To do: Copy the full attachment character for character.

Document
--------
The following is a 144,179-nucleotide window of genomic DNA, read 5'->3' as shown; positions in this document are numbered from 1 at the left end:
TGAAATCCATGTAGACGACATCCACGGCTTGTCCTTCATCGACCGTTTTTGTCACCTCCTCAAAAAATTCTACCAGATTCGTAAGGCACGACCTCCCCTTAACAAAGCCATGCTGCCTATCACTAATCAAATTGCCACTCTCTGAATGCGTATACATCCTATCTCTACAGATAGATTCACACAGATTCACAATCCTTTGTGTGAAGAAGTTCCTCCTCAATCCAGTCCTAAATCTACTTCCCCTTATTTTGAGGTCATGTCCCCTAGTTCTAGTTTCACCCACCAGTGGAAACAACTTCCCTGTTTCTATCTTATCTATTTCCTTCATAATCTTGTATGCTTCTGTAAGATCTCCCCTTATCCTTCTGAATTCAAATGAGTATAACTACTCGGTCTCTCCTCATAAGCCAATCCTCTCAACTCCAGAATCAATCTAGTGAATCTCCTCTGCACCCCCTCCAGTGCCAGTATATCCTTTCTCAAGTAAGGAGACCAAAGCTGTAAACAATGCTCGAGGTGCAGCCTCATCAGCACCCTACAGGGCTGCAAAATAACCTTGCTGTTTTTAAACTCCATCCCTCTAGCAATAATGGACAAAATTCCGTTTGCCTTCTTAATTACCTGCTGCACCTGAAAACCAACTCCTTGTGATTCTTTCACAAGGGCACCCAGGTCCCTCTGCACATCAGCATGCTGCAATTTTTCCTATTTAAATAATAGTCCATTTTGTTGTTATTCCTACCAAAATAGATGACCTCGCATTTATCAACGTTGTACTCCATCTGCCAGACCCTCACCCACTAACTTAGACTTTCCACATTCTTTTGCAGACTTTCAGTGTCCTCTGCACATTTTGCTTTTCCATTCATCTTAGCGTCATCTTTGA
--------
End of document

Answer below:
The following is a 144,179-nucleotide window of genomic DNA, read 5'->3' as shown; positions in this document are numbered from 1 at the left end:
TGAAATCCATGTAGACGACATCCACGGCTTGTCCTTCATCGACCGTTTTTGTCACCTCCTCAAAAAATTCTACCAGATTCGTAAGGCACGACCTCCCCTTAACAAAGCCATGCTGCCTATCACTAATCAAATTGCCACTCTCTGAATGCGTATACATCCTATCTCTACAGATAGATTCACACAGATTCACAATCCTTTGTGTGAAGAAGTTCCTCCTCAATCCAGTCCTAAATCTACTTCCCCTTATTTTGAGGTCATGTCCCCTAGTTCTAGTTTCACCCACCAGTGGAAACAACTTCCCTGTTTCTATCTTATCTATTTCCTTCATAATCTTGTATGCTTCTGTAAGATCTCCCCTTATCCTTCTGAATTCAAATGAGTATAACTACTCGGTCTCTCCTCATAAGCCAATCCTCTCAACTCCAGAATCAATCTAGTGAATCTCCTCTGCACCCCCTCCAGTGCCAGTATATCCTTTCTCAAGTAAGGAGACCAAAGCTGTAAACAATGCTCGAGGTGCAGCCTCATCAGCACCCTACAGGGCTGCAAAATAACCTTGCTGTTTTTAAACTCCATCCCTCTAGCAATAATGGACAAAATTCCGTTTGCCTTCTTAATTACCTGCTGCACCTGAAAACCAACTCCTTGTGATTCTTTCACAAGGGCACCCAGGTCCCTCTGCACATCAGCATGCTGCAATTTTTCCTATTTAAATAATAGTCCATTTTGTTGTTATTCCTACCAAAATAGATGACCTCGCATTTATCAACGTTGTACTCCATCTGCCAGACCCTCACCCACTAACTTAGACTTTCCACATTCTTTTGCAGACTTTCAGTGTCCTCTGCACATTTTGCTTTTCCATTCATCTTAGCGTCATCTTTGA